When you meet with your attorney to draft your estate plan, it is a good idea to have a grasp on what kind of documents you may need to create.
Depending on your family situation, your attorney may recommend you design a will or a trust, and in some instances both documents. Do you know what function these two estate documents perform? Here is a basic description of each.
What is a will?
Your will is the document that sets out how you want your property and assets divided after your death. It only pertains to things you held solely in your name and cannot divvy up things such as life insurance policies. It is the place where you designate an executor to take care of administering your wishes. A will only goes into effect upon your death. Also note you can change your will at any time, so long as you have your full mental capacity about you.
What is a trust?
Sometimes you have other ways you want to distribute your assets, and a trust may wind up as the best choice. You have two choices when it comes to creating a trust:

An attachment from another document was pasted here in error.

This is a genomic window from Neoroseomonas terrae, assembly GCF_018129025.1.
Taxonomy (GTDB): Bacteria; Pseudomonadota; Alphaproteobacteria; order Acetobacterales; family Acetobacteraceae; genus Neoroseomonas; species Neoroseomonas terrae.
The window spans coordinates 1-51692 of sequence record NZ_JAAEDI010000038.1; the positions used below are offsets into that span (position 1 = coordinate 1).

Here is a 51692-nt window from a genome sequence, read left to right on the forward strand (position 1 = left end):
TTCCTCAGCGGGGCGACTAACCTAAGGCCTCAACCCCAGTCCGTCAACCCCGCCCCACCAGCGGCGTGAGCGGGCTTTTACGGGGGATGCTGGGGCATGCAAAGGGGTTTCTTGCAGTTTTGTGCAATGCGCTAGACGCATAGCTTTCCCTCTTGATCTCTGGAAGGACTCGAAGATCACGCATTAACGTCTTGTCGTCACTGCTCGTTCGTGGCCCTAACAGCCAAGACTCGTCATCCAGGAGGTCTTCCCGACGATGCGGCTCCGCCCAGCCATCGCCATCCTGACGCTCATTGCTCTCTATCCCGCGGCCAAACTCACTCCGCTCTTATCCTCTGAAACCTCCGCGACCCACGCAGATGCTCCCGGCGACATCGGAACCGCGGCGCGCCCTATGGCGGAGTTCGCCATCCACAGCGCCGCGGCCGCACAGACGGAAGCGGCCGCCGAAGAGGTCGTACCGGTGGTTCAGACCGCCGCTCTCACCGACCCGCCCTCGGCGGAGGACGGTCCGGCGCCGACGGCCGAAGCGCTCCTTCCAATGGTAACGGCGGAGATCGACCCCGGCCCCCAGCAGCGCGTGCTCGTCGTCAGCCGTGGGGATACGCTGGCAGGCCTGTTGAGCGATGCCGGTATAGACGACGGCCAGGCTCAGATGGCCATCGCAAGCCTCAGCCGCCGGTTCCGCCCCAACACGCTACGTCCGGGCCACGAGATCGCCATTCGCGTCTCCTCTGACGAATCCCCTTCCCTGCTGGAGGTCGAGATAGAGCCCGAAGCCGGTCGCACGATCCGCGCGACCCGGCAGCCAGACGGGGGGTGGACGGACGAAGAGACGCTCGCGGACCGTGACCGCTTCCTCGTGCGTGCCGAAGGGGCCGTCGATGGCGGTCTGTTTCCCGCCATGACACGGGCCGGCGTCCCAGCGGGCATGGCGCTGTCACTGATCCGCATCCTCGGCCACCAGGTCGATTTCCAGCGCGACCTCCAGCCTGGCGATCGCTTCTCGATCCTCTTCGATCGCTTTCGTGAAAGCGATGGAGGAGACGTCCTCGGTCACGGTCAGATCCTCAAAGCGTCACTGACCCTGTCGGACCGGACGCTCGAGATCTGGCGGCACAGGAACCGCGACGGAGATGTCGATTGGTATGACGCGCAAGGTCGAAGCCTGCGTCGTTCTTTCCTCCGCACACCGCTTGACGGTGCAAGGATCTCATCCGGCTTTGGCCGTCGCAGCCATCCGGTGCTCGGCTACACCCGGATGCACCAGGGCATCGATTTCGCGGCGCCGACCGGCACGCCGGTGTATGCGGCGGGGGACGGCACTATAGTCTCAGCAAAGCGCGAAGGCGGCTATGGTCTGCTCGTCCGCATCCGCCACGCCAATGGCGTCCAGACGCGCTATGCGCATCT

- Revocable living trust – This is the most common type of trust. It gives you, the grantor, the power to decide what property to put in and take out of the trust during your lifetime.
- Irrevocable living trust – Unlike the revocable option, this type of trust only allows you to place property in it one time, and then it is no longer modifiable even for you.
Once you create and sign a living trust, it becomes effective. As the initial grantor of the revocable living trust, you designate successors in interest to take your place once you die. A trust includes anything the grantor deposits in it, including life insurance policies, property and cash.
When sitting down to hash out your estate plan, know what document or combination fits your family's needs. If you have a diverse portfolio, you may want to check into adding a living trust to your plan or just dividing it all in a will.